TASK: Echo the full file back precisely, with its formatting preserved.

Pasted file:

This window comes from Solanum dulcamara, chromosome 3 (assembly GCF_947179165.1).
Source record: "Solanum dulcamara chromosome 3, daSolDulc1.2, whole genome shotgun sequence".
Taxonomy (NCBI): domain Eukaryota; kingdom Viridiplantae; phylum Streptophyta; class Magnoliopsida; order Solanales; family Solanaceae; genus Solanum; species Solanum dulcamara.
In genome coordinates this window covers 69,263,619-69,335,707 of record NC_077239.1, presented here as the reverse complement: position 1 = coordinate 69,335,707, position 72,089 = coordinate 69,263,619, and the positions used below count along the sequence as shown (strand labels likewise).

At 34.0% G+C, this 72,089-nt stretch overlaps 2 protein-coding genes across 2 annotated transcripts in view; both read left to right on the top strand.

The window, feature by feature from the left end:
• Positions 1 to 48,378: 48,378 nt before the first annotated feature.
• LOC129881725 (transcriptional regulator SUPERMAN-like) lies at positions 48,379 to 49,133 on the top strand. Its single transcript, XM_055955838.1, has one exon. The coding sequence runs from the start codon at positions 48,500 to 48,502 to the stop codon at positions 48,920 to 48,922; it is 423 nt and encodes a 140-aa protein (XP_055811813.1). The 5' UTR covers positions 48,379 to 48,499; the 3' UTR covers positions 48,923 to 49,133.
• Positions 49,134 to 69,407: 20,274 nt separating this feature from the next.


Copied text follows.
This window comes from Solanum dulcamara, chromosome 3 (assembly GCF_947179165.1).
Source record: "Solanum dulcamara chromosome 3, daSolDulc1.2, whole genome shotgun sequence".
Taxonomy (NCBI): domain Eukaryota; kingdom Viridiplantae; phylum Streptophyta; class Magnoliopsida; order Solanales; family Solanaceae; genus Solanum; species Solanum dulcamara.
In genome coordinates this window covers 69,263,619-69,335,707 of record NC_077239.1, presented here as the reverse complement: position 1 = coordinate 69,335,707, position 72,089 = coordinate 69,263,619, and the positions used below count along the sequence as shown (strand labels likewise).

At 34.0% G+C, this 72,089-nt stretch overlaps 2 protein-coding genes across 2 annotated transcripts in view; both read left to right on the top strand.

The window, feature by feature from the left end:
• Positions 1 to 48,378: 48,378 nt before the first annotated feature.
• LOC129881725 (transcriptional regulator SUPERMAN-like) lies at positions 48,379 to 49,133 on the top strand. Its single transcript, XM_055955838.1, has one exon. The coding sequence runs from the start codon at positions 48,500 to 48,502 to the stop codon at positions 48,920 to 48,922; it is 423 nt and encodes a 140-aa protein (XP_055811813.1). The 5' UTR covers positions 48,379 to 48,499; the 3' UTR covers positions 48,923 to 49,133.
• Positions 49,134 to 69,407: 20,274 nt separating this feature from the next.